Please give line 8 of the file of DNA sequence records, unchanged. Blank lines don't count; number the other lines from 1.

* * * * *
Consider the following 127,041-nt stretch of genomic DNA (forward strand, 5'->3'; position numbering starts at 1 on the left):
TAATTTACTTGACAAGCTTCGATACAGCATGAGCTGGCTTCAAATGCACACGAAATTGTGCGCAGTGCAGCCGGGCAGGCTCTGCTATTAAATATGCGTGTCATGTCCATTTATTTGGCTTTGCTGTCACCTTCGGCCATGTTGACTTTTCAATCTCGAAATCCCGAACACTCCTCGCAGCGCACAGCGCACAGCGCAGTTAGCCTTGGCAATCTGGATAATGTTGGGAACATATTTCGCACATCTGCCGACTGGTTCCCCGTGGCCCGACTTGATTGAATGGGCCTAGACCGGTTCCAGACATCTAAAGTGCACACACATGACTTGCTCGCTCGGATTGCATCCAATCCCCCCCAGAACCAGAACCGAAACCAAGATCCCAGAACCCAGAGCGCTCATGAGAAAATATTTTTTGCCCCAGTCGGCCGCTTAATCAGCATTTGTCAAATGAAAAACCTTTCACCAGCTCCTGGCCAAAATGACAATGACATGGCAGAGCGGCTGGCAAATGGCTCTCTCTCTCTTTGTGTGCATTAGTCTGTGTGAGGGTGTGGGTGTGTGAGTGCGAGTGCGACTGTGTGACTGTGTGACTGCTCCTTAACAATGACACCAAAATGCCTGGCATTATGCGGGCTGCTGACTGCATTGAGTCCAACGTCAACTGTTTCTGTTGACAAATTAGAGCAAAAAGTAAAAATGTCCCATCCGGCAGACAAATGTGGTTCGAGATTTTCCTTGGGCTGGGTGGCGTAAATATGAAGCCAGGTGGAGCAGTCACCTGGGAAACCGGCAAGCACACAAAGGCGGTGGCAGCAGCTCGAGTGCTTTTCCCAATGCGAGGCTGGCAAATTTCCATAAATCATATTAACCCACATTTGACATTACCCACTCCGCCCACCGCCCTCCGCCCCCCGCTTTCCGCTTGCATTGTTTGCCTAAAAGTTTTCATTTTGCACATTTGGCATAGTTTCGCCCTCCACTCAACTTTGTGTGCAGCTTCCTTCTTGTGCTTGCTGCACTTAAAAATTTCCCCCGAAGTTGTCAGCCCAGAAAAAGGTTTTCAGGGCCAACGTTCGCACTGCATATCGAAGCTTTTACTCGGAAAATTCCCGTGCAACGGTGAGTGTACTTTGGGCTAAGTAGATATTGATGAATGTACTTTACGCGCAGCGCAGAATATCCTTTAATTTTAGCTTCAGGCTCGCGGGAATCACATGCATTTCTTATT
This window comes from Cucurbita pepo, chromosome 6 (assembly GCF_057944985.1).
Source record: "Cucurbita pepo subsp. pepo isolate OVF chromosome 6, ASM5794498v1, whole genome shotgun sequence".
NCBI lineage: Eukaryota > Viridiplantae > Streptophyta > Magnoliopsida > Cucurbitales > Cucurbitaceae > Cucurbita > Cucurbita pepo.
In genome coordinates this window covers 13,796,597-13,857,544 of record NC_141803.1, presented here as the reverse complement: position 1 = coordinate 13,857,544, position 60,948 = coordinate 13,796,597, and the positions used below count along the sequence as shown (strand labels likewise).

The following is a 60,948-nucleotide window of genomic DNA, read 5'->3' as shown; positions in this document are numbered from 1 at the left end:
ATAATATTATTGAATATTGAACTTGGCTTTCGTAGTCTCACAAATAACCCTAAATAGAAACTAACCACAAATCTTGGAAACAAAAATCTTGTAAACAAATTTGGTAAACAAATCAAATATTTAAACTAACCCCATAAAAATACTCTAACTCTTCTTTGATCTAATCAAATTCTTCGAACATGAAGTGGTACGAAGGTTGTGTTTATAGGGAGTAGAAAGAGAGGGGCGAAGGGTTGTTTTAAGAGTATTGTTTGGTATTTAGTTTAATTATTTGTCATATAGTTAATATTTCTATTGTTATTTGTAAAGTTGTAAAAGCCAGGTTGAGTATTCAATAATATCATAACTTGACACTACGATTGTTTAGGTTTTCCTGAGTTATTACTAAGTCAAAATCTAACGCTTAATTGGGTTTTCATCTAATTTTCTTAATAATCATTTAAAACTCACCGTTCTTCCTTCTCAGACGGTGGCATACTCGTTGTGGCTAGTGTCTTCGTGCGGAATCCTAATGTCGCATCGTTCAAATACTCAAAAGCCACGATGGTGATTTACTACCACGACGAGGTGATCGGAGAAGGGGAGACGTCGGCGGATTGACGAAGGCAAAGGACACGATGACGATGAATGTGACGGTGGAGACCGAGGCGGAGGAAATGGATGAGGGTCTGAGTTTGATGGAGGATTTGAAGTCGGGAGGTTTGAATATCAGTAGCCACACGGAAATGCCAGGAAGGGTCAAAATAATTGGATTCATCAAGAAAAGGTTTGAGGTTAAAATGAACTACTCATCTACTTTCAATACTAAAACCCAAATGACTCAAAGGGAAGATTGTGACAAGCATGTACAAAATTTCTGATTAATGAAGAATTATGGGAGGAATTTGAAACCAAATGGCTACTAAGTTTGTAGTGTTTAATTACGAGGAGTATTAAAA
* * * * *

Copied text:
ATAATATTATTGAATATTGAACTTGGCTTTCGTAGTCTCACAAATAACCCTAAATAGAAACTAACCACAAATCTTGGAAACAAAAATCTTGTAAACAAATTTGGTAAACAAATCAAATATTTAAACTAACCCCATAAAAATACTCTAACTCTTCTTTGATCTAATCAAATTCTTCGAACATGAAGTGGTACGAAGGTTGTGTTTATAGGGAGTAGAAAGAGAGGGGCGAAGGGTTGTTTTAAGAGTATTGTTTGGTATTTAGTTTAATTATTTGTCATATAGTTAATATTTCTATTGTTATTTGTAAAGTTGTAAAAGCCAGGTTGAGTATTCAATAATATCATAACTTGACACTACGATTGTTTAGGTTTTCCTGAGTTATTACTAAGTCAAAATCTAACGCTTAATTGGGTTTTCATCTAATTTTCTTAATAATCATTTAAAACTCACCGTTCTTCCTTCTCAGACGGTGGCATACTCGTTGTGGCTAGTGTCTTCGTGCGGAATCCTAATGTCGCATCGTTCAAATACTCAAAAGCCACGATGGTGATTTACTACCACGACGAGGTGATCGGAGAAGGGGAGACGTCGGCGGATTGACGAAGGCAAAGGACACGATGACGATGAATGTGACGGTGGAGACCGAGGCGGAGGAAATGGATGAGGGTCTGAGTTTGATGGAGGATTTGAAGTCGGGAGGTTTGAATATCAGTAGCCACACGGAAATGCCAGGAAGGGTCAAAATAATTGGATTCATCAAGAAAAGGTTTGAGGTTAAAATGAACTACTCATCTACTTTCAATACTAAAACCCAAATGACTCAAAGGGAAGATTGTGACAAGCATGTACAAAATTTCTGATTAATGAAGAATTATGGGAGGAATTTGAAACCAAATGGCTACTAAGTTTGTAGTGTTTAATTACGAGGAGTATTAAAA